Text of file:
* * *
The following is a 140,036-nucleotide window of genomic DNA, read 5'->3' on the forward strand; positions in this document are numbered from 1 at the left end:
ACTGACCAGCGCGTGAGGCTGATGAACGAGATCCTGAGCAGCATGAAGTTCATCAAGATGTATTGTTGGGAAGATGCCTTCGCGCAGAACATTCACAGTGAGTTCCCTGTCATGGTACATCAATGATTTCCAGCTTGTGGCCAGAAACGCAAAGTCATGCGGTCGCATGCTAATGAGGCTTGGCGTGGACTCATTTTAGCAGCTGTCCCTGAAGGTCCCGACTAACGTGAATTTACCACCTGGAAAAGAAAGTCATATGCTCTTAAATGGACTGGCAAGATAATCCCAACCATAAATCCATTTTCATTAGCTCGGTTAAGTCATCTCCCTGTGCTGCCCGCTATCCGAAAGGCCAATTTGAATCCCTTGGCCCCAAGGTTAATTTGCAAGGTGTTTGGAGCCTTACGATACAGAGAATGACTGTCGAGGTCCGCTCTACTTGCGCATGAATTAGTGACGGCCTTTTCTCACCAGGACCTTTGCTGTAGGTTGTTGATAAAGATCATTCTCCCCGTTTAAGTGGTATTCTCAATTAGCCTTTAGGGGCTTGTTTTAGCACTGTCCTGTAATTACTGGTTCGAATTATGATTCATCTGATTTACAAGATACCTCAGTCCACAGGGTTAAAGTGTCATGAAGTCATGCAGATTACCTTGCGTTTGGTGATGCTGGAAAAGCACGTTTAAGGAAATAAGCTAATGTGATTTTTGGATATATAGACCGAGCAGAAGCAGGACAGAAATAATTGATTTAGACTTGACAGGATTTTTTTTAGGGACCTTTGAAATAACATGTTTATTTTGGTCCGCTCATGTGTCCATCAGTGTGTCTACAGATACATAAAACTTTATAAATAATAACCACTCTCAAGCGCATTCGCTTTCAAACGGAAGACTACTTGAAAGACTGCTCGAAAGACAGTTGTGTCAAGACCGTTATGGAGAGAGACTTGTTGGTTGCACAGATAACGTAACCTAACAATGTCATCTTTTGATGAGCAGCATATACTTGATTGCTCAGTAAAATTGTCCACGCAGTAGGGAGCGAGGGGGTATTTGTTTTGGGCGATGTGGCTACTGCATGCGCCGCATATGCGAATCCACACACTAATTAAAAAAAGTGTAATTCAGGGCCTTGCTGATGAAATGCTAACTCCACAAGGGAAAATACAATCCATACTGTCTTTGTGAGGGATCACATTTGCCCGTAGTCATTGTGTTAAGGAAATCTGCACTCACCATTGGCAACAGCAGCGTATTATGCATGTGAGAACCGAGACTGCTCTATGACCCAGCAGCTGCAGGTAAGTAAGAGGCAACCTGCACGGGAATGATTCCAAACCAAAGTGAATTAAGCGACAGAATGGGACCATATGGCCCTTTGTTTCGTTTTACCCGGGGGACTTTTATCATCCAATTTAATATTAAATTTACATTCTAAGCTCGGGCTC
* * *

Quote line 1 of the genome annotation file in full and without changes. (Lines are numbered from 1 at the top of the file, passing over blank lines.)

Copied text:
The following is a 140,036-nucleotide window of genomic DNA, read 5'->3' on the forward strand; positions in this document are numbered from 1 at the left end: